NEW YORK (Reuters) - Two police officers, a Little League coach, and a mother were among 71 people arrested across the New York City-area in the largest-ever roundup of people who share child pornography online, federal and local law enforcement said Wednesday.
The 70 men and one woman came from all five boroughs of New York City and the surrounding suburbs, including New Jersey and Long Island, and range in age from their 20s to 50s, authorities said.
The investigation was led by the U.S. Immigration and Customs Enforcement's Homeland Security Investigations, whose agents identified an online network sharing child pornography, said Special Agent James Hayes.
"Many of the defendants are in fact educated and successful in their professional and private lives," Hayes told reporters. "We can no longer assume that the only people who would stoop to prey on children are unemployed drifters."
Among those charged was a paramedic, two nurses, an airline pilot, an au pair, a person previously convicted of child sexual abuse, a New York City police officer and a mother accused of producing pornography involving her own child.
Several of the individuals have young children at home, Hayes said.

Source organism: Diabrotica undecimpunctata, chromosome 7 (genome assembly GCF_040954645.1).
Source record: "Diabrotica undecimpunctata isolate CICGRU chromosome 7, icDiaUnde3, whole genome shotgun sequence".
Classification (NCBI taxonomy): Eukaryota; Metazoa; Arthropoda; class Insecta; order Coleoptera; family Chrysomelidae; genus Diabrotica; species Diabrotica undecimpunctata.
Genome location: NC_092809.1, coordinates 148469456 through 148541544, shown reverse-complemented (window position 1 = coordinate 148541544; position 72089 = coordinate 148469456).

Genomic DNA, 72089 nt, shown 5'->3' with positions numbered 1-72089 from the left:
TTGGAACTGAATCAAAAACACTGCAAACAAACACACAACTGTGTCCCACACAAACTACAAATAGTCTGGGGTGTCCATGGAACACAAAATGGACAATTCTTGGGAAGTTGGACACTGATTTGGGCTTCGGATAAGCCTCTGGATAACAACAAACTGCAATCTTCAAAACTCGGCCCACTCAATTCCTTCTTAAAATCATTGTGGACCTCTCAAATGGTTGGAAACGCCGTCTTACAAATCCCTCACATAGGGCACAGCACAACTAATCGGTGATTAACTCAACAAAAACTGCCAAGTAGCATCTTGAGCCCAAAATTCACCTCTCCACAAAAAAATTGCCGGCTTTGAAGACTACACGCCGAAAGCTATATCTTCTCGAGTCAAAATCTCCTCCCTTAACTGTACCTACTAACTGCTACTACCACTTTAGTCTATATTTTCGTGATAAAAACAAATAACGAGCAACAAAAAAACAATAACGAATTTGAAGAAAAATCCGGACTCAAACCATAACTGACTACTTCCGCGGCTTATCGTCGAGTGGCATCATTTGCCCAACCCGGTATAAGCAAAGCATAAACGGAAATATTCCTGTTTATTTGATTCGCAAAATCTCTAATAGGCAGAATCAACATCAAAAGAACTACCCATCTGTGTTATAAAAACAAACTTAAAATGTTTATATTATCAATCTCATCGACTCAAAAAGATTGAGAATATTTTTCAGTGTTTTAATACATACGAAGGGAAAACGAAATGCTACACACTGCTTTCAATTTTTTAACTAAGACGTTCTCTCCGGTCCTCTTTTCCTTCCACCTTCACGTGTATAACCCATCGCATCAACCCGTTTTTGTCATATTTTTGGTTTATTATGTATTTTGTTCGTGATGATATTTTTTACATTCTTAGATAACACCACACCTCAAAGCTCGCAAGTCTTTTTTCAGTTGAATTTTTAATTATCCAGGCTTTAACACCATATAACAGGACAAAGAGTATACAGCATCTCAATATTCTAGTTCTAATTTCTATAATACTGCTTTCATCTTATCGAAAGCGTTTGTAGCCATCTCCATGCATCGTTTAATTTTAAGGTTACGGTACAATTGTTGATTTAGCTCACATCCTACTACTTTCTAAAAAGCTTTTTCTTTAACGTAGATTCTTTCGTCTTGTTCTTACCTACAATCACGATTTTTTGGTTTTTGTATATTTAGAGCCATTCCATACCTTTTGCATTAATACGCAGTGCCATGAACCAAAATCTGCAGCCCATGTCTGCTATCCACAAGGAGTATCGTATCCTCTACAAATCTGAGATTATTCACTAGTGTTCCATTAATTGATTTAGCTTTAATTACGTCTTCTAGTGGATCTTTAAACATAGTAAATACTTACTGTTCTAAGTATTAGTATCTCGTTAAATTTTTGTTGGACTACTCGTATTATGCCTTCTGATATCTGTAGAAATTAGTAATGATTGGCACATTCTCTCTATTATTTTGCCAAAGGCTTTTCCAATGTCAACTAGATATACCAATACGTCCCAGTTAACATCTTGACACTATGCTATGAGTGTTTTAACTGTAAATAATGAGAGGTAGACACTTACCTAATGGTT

Those arrested face a battery of state and federal charges, including distributing, producing and possessing child pornography.
Authorities became aware of the file-sharing ring after the January arrest of Brian Fanelli, a former police chief in Mount Pleasant, 24 miles north of New York City and the March arrest of a Brooklyn rabbi, Samuel Waldman, on child pornography charges.
Both men's computers were linked to a peer-to-peer network that allowed users to share caches of child pornography while easily importing materials from other computers linked on the network, authorities said.
Both men have pleaded not guilty.
With the help of the New York City Police Department, investigators "surreptitiously" connected to the peer-to-peer network, which at times had up to 3,000 people searching for child pornography, Hayes said.
During the execution of nearly 90 search warrants, agents seized 600 desktop and laptop computers, tablets, phones, thumb drives and hard drives containing tens of thousands of images and videos.
Hayes said the investigation was just beginning. "We hope this sends the message to predators that we are going to find them," he said.
Those arrested in the sweep face between seven and 25 years in prison if convicted.
Reporting by Victoria Cavaliere; Editing by Scott Malone, Bernadette Baum and Lisa Shumaker